Tag Archives: science

End coming for twin Van Allen spacecraft

Engineers at the Applied Physics Lab in Maryland on July 19 turned off one of the two Van Allen probes, with the second probe expected to receive a similar command later this year.

As expected, following final de-orbit maneuvers in February of this year, the spacecraft has used its remaining propellant to keep its solar panels pointed at the Sun and is now out of fuel. Since it depends on the Sun to provide power to the instruments, and can no longer orient itself to acquire power, the spacecraft has been turned off. The spacecraft is in a stable, circular orbit around Earth and, in about 15 years, will re-enter the atmosphere and burn up safely. The de-orbit maneuvers in February were designed to ensure this would happen and prevent the spacecraft from becoming “space junk” in orbit.

The other Van Allen Probes spacecraft, spacecraft A, is expected to operate normally until early September.

Both spacecraft functioned five years longer than expected, and during that time discovered that there are three Van Allen belts, not two as previously thought.

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Possibility of meteorites from bright fireball in Ontario

Astronomers were successfully able to track and photograph a bright fireball over Canada early today, and think it is strongly possible that pieces of it might have hit the ground.

Preliminary results indicate that the fireball first became visible just south of Oshawa over Lake Ontario at an altitude of 93 km. It traveled over Clarington and passed just west of Peterborough before extinguishing just west of Bancroft. The fireball rivaled the full moon in brightness and had a number of bright flares near the end of its flight. The meteoroid was roughly the size of a small beachball (approx. 30cm in diameter) and likely dropped a small number of meteorite fragments in the tens to hundreds of grams size-range on the ground.

Brown and his collaborators at Western and the Royal Ontario Museum are interested in connecting with people from the area of the potential fall, who may have heard anything unusual, or who may have found possible meteorites.

…Meteorites can be recognized by their dark, often scalloped exterior. Usually they will be denser than a ‘normal’ rock and will often be attracted to a magnet due to their metal content. Meteorites are not dangerous, but if recovered, it is best to place them in a clean plastic bag or wrap them in aluminum foil. They should also be handled as little as possible to help preserve their scientific value. In Canada, meteorites belong to the owner of the land upon which they are found. If individuals plan to search, they should always obtain permission of the land-owner before venturing onto private land.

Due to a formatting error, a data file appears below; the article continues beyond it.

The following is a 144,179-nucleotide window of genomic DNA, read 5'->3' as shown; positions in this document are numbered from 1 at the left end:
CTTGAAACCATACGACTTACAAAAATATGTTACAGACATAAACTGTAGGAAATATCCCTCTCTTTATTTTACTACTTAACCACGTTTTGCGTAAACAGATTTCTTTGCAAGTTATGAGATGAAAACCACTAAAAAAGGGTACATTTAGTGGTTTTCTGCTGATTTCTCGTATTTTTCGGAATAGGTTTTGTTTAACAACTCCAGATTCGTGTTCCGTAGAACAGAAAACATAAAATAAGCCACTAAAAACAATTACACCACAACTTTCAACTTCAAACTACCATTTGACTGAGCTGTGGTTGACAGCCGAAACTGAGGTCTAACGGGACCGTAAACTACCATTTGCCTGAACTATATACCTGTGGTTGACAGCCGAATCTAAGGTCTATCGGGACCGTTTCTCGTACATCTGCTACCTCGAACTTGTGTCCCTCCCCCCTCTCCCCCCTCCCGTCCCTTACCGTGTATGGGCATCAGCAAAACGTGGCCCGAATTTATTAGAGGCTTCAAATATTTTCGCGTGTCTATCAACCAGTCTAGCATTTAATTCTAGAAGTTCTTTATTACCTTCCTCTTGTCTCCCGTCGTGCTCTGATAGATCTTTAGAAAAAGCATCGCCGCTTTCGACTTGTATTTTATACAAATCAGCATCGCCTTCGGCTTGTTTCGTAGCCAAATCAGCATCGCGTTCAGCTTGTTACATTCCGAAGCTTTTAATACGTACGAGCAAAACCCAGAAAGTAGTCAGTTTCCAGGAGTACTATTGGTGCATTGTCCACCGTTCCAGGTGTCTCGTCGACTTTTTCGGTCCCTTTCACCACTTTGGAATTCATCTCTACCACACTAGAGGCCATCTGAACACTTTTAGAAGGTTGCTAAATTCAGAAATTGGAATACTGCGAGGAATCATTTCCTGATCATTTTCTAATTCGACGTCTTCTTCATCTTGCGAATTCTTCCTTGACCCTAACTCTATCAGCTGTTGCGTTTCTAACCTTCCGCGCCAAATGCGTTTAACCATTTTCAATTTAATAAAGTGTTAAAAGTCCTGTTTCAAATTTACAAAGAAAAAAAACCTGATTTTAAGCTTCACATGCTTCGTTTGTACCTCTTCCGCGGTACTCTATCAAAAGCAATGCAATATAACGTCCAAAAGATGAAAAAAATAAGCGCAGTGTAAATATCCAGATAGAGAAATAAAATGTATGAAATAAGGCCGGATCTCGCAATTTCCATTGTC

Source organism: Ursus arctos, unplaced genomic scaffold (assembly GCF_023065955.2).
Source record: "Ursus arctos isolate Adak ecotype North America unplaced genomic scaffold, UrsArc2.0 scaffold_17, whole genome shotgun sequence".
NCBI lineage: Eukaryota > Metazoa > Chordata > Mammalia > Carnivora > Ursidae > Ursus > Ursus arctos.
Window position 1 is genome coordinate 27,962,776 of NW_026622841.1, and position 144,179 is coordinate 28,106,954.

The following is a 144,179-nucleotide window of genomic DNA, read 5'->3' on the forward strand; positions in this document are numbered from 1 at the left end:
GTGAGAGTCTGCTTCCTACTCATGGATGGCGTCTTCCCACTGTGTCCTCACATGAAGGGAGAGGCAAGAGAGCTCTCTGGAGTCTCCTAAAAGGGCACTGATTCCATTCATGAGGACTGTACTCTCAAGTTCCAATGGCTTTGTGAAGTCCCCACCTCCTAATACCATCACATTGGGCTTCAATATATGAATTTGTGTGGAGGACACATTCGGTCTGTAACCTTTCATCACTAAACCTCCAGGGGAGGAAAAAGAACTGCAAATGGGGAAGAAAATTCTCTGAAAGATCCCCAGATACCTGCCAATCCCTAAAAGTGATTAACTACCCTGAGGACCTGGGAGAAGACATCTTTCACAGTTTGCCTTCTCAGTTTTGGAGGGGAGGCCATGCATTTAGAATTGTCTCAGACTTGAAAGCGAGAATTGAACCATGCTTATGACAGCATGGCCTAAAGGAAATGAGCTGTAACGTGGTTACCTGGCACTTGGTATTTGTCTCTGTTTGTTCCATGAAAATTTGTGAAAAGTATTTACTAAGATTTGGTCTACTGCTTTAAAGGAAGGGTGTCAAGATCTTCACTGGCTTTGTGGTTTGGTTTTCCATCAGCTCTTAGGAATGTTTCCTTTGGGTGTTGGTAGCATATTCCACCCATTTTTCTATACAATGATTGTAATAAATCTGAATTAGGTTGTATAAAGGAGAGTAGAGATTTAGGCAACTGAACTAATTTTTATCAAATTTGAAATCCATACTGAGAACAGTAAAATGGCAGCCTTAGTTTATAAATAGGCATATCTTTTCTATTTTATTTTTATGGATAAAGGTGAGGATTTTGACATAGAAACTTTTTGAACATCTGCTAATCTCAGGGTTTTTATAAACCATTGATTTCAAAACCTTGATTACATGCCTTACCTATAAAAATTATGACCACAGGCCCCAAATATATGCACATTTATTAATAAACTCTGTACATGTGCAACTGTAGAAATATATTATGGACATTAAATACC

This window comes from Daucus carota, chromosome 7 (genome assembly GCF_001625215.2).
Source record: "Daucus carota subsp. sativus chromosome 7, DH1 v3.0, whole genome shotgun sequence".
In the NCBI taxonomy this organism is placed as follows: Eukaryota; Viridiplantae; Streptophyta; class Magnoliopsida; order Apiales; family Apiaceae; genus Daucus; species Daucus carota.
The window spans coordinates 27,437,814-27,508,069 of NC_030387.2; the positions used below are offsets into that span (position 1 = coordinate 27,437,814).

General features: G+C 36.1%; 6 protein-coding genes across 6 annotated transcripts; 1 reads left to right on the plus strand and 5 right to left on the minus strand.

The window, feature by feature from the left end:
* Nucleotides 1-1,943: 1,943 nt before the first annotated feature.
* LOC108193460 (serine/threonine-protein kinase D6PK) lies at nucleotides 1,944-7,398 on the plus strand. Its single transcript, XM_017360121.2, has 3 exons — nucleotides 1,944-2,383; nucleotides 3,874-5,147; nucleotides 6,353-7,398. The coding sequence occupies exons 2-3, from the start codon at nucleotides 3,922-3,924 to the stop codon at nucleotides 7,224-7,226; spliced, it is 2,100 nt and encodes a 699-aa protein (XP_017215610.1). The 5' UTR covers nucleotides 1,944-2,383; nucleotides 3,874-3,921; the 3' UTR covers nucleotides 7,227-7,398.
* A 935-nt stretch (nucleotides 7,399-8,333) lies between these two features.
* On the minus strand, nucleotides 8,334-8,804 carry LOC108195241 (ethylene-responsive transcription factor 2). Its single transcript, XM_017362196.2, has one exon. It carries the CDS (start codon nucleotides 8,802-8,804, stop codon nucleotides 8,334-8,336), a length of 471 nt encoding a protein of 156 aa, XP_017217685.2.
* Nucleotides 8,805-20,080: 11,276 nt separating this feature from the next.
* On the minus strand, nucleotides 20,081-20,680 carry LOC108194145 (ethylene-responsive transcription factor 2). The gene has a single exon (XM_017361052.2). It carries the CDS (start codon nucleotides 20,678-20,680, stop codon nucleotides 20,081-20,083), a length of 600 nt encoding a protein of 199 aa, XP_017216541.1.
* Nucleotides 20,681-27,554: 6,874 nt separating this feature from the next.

If you live up in that neck of the woods, take a look around. You might find something.

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The glaciers of Mars

The glaciers on Mars

For the future colonists of Mars, the question of finding water will not be that much of a problem. Not only have planetary geologists mapped out the existence of extensive water-ice in the Martian poles, they have found that the planet apparently has widespread glacier deposits in two mid-latitude belts from 30 to 60 degrees latitude.

The question will be whether those Martian settlers will be able to easily access this water. The data so far suggests that much of the Martian underground water at high latitudes is likely mixed with dust and debris. Extracting it might not be straightforward. There are hints that the ice table at latitudes about 55 degrees might be more pure, but could be somewhat deep below ground, requiring the settlers to become miners to obtain their water. Moreover, all these high latitude locations are in environments that are more hostile, and therefore more difficult to establish a colony.

What about the glaciers? The global map of Mars above, reduced and annotated to post here, shows what are believed to be extensive glacial deposits at lower latitudes, and comes from a recently published paper on the subject. The different colors indicate the different types of glacial deposits the scientists have identified.

Green and yellow indicate what scientists call lineated valley fill (LVF) and lobate debris aprons (LDA) respectively, glacial deposits found in the transition zone between the southern highlands and either the northern lowland plains or the basins of the southern hemisphere, Hellas and Argyre. These glaciers are in many ways most similar to glaciers found on Earth, flows heading downhill along natural geographic features.

Magenta represents concentric crater fill (CCF), glacier features which seem very evenly distributed across both the northern and southern lower mid-latitude belts. Here scientists appear to have detected buried ice within the floors of craters.

The paper which included this map focused on describing a new glacial feature, something they dubbed valley fill deposits (VFD), that they had found so far in only one place, as indicated by the black square on the map.

The photograph below and on the right, reduced and cropped to post here, is from figure two of the linked paper.
» Read more

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Tsunamis on Mars?

New research has found further evidence of past tsunamis on Mars along the transition zone between the northern lowlands (where an intermittent ocean might have once existed) and the southern highlands, caused when a bolide crashed into that ocean.

The new research simulated the height of the tsunami waves and their propagation direction, run-up elevation and distance for three potential sea levels and compared these models with the Martian deposits.

The study’s results suggest several potential impact craters, 30 to 50 kilometers (19 to 31 miles) in diameter, as the source of the tsunami events. The largest tsunami waves may have been 300 meters (984 feet) high – nearly as tall as the Eiffel Tower – following the impact, and waves up to 75 meters (246 feet) high – nearly as tall as the Statue of Liberty. The waves ultimately reached the Martian coast, potentially traveling up to 150 kilometers (93 miles) past the shoreline.